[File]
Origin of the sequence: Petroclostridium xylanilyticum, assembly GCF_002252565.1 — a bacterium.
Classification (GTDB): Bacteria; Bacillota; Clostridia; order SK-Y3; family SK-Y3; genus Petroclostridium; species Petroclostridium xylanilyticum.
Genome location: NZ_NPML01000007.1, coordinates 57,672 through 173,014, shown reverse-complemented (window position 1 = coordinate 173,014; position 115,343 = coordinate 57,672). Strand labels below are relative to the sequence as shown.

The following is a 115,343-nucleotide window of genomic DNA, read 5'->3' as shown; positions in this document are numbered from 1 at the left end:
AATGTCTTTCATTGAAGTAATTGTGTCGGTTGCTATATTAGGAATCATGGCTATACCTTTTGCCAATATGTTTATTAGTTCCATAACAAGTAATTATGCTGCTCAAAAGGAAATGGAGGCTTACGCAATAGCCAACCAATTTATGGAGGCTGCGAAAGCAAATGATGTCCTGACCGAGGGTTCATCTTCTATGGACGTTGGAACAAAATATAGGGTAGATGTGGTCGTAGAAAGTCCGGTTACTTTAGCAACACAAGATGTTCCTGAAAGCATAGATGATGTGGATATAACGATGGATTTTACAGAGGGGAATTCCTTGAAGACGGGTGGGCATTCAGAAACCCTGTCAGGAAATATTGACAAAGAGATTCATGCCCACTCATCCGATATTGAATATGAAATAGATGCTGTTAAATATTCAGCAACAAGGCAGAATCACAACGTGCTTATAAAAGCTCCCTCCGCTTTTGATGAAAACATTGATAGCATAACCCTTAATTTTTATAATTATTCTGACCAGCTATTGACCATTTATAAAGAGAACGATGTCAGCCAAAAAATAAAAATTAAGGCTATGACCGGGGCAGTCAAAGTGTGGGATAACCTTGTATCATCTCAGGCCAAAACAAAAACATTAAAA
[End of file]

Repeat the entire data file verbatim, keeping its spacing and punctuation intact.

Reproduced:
Origin of the sequence: Petroclostridium xylanilyticum, assembly GCF_002252565.1 — a bacterium.
Classification (GTDB): Bacteria; Bacillota; Clostridia; order SK-Y3; family SK-Y3; genus Petroclostridium; species Petroclostridium xylanilyticum.
Genome location: NZ_NPML01000007.1, coordinates 57,672 through 173,014, shown reverse-complemented (window position 1 = coordinate 173,014; position 115,343 = coordinate 57,672). Strand labels below are relative to the sequence as shown.

The following is a 115,343-nucleotide window of genomic DNA, read 5'->3' as shown; positions in this document are numbered from 1 at the left end:
AATGTCTTTCATTGAAGTAATTGTGTCGGTTGCTATATTAGGAATCATGGCTATACCTTTTGCCAATATGTTTATTAGTTCCATAACAAGTAATTATGCTGCTCAAAAGGAAATGGAGGCTTACGCAATAGCCAACCAATTTATGGAGGCTGCGAAAGCAAATGATGTCCTGACCGAGGGTTCATCTTCTATGGACGTTGGAACAAAATATAGGGTAGATGTGGTCGTAGAAAGTCCGGTTACTTTAGCAACACAAGATGTTCCTGAAAGCATAGATGATGTGGATATAACGATGGATTTTACAGAGGGGAATTCCTTGAAGACGGGTGGGCATTCAGAAACCCTGTCAGGAAATATTGACAAAGAGATTCATGCCCACTCATCCGATATTGAATATGAAATAGATGCTGTTAAATATTCAGCAACAAGGCAGAATCACAACGTGCTTATAAAAGCTCCCTCCGCTTTTGATGAAAACATTGATAGCATAACCCTTAATTTTTATAATTATTCTGACCAGCTATTGACCATTTATAAAGAGAACGATGTCAGCCAAAAAATAAAAATTAAGGCTATGACCGGGGCAGTCAAAGTGTGGGATAACCTTGTATCATCTCAGGCCAAAACAAAAACATTAAAA